Not all headlines are golden
Headline-writing is an art form of the highest order. Trying to get the true essence of a story into a few words takes skill and ability.
Those who work on small community newspapers, such as The TIMES NEWS, or specialty publications smile when they hear that our colleagues on The New York Times copy desk may be called on to write maybe eight headlines on a normal night.
Journalists who have to write stories, edit them and do headlines in addition can only salivate at the thought of being able to ponder and agonize over just a few headlines during an eight-hour shift.
One might conclude that with such specifically few chores every headline would be golden. Well, think again.
Take this stinker that appeared in The New York Times: "Dirty-air cities far deadlier than clean ones, study shows."
How's that for a revelation?
Or this one, also published in The Times: "Survey finds dirtier subways after cleaning jobs were cut."
These are what we call in the business, "Well, what do you expect" types of headlines.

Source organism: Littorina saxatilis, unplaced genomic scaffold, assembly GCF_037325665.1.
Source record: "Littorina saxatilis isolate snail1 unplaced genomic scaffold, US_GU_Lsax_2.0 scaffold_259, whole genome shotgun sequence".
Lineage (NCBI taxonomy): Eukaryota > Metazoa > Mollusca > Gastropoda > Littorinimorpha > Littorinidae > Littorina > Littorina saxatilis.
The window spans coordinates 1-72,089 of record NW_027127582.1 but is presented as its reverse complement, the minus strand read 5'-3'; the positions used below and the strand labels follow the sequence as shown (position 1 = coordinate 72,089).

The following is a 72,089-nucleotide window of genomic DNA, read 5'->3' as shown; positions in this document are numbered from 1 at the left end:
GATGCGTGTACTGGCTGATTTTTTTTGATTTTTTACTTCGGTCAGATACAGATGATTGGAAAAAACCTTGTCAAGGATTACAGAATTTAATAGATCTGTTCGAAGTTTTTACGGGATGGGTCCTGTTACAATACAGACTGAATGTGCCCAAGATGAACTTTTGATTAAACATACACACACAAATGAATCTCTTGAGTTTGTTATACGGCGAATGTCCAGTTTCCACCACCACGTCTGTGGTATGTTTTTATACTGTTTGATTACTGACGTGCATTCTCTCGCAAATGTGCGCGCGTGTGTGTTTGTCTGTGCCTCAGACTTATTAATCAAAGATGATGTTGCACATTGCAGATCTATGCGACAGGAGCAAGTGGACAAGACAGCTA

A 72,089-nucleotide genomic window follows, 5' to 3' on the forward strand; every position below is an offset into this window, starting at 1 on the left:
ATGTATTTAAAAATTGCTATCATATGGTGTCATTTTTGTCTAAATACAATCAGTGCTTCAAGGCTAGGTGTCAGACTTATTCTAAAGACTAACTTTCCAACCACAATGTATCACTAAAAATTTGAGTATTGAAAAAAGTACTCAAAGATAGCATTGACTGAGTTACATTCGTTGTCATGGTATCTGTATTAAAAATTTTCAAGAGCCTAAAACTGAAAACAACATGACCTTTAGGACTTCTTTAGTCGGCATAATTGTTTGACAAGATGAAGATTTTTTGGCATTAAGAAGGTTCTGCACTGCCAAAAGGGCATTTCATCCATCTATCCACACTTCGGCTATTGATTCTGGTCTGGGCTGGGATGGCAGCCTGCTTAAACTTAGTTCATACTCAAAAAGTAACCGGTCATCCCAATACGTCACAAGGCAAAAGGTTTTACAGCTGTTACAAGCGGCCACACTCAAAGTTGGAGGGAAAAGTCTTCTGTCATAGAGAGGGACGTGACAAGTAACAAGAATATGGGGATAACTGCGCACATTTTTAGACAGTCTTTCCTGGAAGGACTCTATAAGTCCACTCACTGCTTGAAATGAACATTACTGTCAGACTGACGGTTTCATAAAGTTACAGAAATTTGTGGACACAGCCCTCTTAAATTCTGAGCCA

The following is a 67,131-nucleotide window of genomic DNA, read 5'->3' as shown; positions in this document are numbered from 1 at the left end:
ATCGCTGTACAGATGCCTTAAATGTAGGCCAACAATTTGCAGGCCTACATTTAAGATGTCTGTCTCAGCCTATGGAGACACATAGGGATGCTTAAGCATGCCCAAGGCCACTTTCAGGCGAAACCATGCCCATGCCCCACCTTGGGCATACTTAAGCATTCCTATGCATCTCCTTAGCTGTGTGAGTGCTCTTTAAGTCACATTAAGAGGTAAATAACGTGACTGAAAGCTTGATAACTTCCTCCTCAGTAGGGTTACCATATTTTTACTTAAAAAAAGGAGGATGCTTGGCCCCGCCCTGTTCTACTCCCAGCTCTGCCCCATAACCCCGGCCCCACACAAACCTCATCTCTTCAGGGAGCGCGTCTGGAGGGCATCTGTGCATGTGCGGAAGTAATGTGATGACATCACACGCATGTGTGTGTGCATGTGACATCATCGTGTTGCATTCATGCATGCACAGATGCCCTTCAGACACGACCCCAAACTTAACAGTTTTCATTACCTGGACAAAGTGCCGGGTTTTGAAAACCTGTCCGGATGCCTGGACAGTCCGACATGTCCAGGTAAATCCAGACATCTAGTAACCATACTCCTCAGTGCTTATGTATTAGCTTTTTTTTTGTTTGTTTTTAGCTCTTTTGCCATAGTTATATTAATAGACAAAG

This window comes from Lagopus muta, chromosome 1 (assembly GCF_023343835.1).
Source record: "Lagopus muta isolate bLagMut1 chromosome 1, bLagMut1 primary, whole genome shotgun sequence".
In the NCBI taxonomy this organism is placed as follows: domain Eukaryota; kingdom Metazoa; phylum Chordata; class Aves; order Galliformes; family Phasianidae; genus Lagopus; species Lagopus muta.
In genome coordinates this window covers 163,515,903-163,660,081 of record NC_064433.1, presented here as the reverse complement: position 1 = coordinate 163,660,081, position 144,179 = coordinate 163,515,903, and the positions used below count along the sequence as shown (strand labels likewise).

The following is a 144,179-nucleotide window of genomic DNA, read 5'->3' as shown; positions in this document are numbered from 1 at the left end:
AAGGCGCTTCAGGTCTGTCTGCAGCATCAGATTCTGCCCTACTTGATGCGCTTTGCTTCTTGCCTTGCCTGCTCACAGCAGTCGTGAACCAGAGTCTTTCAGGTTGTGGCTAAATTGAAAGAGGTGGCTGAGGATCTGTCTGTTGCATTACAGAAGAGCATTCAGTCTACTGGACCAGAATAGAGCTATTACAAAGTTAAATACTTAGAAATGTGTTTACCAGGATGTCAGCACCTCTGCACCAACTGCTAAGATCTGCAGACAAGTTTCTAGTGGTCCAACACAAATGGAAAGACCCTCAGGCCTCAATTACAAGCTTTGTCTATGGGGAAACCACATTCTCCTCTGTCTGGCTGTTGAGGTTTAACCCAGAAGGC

The Cornell Daily Sun ran this stunner: "Study finds sex, pregnancy link."
Or this one from The Los Angeles Times: "Larger kangaroos leap farther, researchers find."
A headline-writer for The Hartford Courant, one of New England's largest newspapers, wrote: "Alcohol ads promote drinking."
An even-larger paper, The Baltimore Sun, had this less-than-glowing headline: "Malls try to attract shoppers."
Newsday, Long Island's largest newspaper, did it, too: "Low wages said key to poverty."
Obvious headlines are not the exclusive property of just larger papers; smaller ones print them, too.
The Daily Progress in Charlottesville, Va., had this one: "Tomatoes come in big, little and medium sizes."
In Rochester, N.Y., The Democrat and Chronicle had this flash: "Fish lurk in streams."
The Daily Gazette in Schnectady, N.Y., proclaimed: "Biting nails can be a sign of tenseness in a person."
But winning the "no kidding" award is this one from the St. Augustine, Fla., Record: "Bible church's focus is the Bible."
Then there was this headline that reminded me of the classic radio "blooper" when the script called for the actor to say, "Take that!" and a gunshot was supposed to go off. It didn't, so the actor had to improvise and said, "OK, well, then, I'll just take this knife and let you have it." At that precise instant, the gun sound effect was heard. The headline, which brings that anecdote to mind, was this one from the Miami Herald: "Man shoots neighbor with machete."
(Bruce Frassinelli, a 1957 graduate of Summit Hill High School, lives in Schnecksville and is an adjunct instructor at Lehigh Carbon Community College. His e-mail address is firstname.lastname@example.org.)